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Toxicology of zinc sulfide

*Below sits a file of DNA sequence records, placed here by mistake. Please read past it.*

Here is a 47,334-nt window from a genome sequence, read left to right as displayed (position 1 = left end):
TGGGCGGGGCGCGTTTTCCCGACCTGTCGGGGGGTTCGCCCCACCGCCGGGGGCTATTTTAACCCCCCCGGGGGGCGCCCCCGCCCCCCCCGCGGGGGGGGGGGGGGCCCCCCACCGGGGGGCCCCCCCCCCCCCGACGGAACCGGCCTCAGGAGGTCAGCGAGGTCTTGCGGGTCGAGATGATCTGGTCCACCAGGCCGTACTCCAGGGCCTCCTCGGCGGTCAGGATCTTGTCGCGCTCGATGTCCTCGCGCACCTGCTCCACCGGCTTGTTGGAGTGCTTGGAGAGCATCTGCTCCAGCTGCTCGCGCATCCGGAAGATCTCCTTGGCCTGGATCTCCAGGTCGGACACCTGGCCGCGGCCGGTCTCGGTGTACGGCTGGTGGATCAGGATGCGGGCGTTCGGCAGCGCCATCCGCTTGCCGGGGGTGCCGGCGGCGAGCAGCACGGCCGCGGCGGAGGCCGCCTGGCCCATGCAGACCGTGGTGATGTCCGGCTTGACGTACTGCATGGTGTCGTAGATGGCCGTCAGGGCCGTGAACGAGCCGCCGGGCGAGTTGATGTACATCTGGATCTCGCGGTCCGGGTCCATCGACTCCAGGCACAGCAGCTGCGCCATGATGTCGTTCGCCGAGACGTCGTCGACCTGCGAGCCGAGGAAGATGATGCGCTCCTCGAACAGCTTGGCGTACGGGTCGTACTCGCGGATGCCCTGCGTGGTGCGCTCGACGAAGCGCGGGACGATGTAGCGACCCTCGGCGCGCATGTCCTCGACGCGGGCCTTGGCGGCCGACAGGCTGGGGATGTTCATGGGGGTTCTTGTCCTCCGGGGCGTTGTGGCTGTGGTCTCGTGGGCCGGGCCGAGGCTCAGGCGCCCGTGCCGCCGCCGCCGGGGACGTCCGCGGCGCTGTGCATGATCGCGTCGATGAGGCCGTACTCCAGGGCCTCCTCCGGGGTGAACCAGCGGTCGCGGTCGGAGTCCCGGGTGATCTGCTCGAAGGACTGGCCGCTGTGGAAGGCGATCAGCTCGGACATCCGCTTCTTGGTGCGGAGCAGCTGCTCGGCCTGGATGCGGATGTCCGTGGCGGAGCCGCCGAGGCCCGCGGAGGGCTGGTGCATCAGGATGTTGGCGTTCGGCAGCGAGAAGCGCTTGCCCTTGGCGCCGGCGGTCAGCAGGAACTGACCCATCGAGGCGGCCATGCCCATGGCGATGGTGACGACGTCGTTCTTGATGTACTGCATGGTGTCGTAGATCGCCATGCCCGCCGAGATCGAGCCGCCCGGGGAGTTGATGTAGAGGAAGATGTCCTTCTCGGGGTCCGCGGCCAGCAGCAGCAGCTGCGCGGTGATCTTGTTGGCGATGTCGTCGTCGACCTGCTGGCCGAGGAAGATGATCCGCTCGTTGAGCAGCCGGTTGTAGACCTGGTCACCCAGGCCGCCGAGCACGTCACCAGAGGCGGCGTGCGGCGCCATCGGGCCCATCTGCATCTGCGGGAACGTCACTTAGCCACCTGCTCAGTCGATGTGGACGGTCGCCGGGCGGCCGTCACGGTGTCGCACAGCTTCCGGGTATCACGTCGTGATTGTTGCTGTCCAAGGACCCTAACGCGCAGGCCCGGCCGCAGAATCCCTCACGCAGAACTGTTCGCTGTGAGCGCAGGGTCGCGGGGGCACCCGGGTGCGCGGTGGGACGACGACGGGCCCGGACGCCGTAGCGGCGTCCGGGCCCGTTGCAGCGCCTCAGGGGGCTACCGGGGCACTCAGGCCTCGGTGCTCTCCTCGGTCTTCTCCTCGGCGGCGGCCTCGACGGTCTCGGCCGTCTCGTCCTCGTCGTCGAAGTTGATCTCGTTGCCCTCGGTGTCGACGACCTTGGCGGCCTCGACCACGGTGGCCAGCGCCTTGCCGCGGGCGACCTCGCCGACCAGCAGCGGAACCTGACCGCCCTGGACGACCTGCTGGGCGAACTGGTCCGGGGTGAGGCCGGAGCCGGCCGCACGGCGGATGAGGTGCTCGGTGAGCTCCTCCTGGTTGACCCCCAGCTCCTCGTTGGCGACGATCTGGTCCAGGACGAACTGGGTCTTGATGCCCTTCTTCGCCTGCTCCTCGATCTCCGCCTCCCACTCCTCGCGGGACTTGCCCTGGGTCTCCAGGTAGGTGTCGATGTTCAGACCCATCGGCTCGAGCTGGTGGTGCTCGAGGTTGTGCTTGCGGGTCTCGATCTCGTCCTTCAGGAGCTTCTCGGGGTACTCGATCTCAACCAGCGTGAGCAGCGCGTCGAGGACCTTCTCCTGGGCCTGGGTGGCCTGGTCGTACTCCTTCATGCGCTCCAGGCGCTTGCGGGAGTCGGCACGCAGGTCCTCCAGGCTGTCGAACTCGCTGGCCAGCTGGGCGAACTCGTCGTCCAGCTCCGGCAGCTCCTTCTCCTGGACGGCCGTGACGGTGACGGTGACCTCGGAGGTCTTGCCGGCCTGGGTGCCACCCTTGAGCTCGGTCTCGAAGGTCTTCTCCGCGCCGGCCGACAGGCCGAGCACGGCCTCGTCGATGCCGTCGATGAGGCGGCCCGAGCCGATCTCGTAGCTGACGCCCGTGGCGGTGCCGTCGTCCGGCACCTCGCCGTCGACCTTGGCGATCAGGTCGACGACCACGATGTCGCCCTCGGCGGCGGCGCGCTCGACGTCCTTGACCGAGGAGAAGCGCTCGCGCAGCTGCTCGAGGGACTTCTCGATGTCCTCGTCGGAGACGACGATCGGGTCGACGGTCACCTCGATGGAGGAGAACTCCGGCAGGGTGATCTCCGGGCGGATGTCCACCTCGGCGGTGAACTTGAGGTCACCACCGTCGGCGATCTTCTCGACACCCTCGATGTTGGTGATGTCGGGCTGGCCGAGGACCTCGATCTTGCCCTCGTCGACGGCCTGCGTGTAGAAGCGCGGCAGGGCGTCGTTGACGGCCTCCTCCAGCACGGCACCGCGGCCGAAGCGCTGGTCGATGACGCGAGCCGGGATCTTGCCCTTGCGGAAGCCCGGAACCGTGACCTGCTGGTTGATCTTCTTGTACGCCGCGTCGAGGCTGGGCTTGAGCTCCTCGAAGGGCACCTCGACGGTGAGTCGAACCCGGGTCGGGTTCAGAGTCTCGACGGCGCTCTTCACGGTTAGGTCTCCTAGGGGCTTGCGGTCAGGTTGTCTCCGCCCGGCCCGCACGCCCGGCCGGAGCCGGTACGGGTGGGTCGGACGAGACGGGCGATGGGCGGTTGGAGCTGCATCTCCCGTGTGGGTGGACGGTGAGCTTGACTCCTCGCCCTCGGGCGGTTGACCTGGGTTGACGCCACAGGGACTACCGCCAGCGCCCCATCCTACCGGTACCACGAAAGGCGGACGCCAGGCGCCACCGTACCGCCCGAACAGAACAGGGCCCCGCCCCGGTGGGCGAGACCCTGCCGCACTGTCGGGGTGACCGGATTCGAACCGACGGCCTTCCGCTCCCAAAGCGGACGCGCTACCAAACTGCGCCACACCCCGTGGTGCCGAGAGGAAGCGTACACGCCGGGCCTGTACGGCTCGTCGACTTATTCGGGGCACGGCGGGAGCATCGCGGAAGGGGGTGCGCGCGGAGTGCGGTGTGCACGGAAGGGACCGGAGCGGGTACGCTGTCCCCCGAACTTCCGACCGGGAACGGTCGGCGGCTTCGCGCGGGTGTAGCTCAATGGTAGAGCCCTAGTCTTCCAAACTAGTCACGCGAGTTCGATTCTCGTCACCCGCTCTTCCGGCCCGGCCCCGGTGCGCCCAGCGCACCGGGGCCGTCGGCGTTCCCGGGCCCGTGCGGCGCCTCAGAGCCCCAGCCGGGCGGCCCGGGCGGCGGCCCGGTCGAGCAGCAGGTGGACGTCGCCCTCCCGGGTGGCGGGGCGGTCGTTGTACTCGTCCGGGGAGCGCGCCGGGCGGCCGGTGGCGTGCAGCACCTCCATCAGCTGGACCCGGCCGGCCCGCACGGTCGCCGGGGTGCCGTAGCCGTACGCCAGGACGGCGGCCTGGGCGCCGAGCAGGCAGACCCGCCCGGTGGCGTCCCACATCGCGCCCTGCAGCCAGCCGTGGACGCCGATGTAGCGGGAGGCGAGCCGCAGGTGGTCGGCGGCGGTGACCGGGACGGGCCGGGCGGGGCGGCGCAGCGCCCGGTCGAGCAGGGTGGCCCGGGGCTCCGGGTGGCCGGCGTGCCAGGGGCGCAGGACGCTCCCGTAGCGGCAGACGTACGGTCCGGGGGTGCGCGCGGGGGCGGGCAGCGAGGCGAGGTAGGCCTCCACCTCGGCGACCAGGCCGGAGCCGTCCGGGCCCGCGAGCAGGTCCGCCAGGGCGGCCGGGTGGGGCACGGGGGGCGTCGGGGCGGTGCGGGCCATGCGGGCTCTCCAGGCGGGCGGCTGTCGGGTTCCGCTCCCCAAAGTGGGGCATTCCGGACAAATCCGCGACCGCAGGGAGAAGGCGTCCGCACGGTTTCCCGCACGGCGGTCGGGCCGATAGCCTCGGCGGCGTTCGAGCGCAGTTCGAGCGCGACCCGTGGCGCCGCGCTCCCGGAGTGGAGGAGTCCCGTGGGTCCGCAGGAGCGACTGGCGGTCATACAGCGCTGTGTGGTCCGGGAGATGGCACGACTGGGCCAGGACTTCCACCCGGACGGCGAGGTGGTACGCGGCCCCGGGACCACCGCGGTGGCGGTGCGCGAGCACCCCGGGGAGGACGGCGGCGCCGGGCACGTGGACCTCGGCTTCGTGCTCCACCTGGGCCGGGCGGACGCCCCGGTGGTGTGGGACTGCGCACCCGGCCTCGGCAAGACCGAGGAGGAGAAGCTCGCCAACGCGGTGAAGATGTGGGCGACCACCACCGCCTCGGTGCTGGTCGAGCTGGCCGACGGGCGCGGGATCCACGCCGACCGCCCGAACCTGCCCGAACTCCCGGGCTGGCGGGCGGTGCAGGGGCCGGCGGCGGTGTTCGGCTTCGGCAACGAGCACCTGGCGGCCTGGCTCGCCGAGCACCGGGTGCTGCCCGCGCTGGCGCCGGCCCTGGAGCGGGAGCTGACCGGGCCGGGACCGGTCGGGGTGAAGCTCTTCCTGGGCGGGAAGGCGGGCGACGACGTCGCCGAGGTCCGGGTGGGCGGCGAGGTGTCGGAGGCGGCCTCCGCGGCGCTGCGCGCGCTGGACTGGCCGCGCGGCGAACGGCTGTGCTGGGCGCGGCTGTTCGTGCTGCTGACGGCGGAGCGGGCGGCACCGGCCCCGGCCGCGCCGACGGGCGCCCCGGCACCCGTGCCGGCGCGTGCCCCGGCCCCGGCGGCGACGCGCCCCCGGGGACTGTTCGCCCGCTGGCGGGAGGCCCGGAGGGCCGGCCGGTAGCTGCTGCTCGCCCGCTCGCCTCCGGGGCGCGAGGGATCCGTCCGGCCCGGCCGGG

Zinc sulfide (Sachtolith) is mainly used in plastics. Functional properties such as lightning and hiding power are criteria for using Sachtolith. It has proved to be very useful for colouring many thermoplastics. During the dispersion process, it does not cause abrasion of metallic production machinery or adversely affect the polymer, even at high operating temperatures or during multistage processing. Even ultrahigh molecular mass thermoplastics can be coloured without problems. In glass-fibre-reinforced plastics, the soft texture of Sachtolith prevents mechanical fibre damage during extrusion. Sachtolith is also used as a dry lubricant during the fabrication of these materials. The low abrasiveness of Sachtolith prolongs the working life of stamping tools used to manufacture industrial rubber articles. The lightfastness and ageing resistance of many elastomers is improved by using Sachtolith. It is also a dry lubricant for roller and plain bearings and a white pigment for greases and oils. The use of zinc sulfide and barium sulfate in contact with foods is permitted by the FDA (United States) and most European countries. Some restrictions apply in France, Italy, the United Kingdom, and Czechoslovakia. Soluble zinc is toxic in large amounts, but the human body requires small quantities (10–15 mg d−1) for metabolism. Zinc sulfide is harmless in the human due to its low solubility. The acid concentration in the stomach and the dissolution rate following ingestion is insufficient to produce physiologically significant quantities of soluble zinc. LD50 values in the rat exceed 15 g kg−1. No cases of poisoning or chronic damage to health have been observed in the manufacture of zinc sulfide pigments. If you are looking for high quality, high purity and cost-effective zinc sulfide, or if you require the latest price of zinc sulfide, please feel free to email contact mis-asia.

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